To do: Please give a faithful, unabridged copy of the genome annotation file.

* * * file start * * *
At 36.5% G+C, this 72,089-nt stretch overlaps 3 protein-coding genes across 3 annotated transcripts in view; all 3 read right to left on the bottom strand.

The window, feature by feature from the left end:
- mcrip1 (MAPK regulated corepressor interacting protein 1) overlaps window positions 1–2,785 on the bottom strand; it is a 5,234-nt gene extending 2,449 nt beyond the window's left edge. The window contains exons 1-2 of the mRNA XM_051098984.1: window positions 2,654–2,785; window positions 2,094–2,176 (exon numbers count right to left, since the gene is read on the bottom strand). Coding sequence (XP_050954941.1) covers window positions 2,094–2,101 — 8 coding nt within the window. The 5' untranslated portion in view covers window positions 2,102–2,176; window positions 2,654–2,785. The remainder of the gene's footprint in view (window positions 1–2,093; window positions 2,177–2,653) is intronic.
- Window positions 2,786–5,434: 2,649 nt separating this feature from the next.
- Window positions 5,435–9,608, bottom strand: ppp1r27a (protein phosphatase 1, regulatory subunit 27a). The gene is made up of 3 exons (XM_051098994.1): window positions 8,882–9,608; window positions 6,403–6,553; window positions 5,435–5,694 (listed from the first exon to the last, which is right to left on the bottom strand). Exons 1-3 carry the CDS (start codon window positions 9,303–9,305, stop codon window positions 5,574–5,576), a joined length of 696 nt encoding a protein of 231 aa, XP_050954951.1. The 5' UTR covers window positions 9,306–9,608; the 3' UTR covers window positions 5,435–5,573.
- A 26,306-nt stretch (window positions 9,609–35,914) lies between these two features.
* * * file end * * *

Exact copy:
At 36.5% G+C, this 72,089-nt stretch overlaps 3 protein-coding genes across 3 annotated transcripts in view; all 3 read right to left on the bottom strand.

The window, feature by feature from the left end:
- mcrip1 (MAPK regulated corepressor interacting protein 1) overlaps window positions 1–2,785 on the bottom strand; it is a 5,234-nt gene extending 2,449 nt beyond the window's left edge. The window contains exons 1-2 of the mRNA XM_051098984.1: window positions 2,654–2,785; window positions 2,094–2,176 (exon numbers count right to left, since the gene is read on the bottom strand). Coding sequence (XP_050954941.1) covers window positions 2,094–2,101 — 8 coding nt within the window. The 5' untranslated portion in view covers window positions 2,102–2,176; window positions 2,654–2,785. The remainder of the gene's footprint in view (window positions 1–2,093; window positions 2,177–2,653) is intronic.
- Window positions 2,786–5,434: 2,649 nt separating this feature from the next.
- Window positions 5,435–9,608, bottom strand: ppp1r27a (protein phosphatase 1, regulatory subunit 27a). The gene is made up of 3 exons (XM_051098994.1): window positions 8,882–9,608; window positions 6,403–6,553; window positions 5,435–5,694 (listed from the first exon to the last, which is right to left on the bottom strand). Exons 1-3 carry the CDS (start codon window positions 9,303–9,305, stop codon window positions 5,574–5,576), a joined length of 696 nt encoding a protein of 231 aa, XP_050954951.1. The 5' UTR covers window positions 9,306–9,608; the 3' UTR covers window positions 5,435–5,573.
- A 26,306-nt stretch (window positions 9,609–35,914) lies between these two features.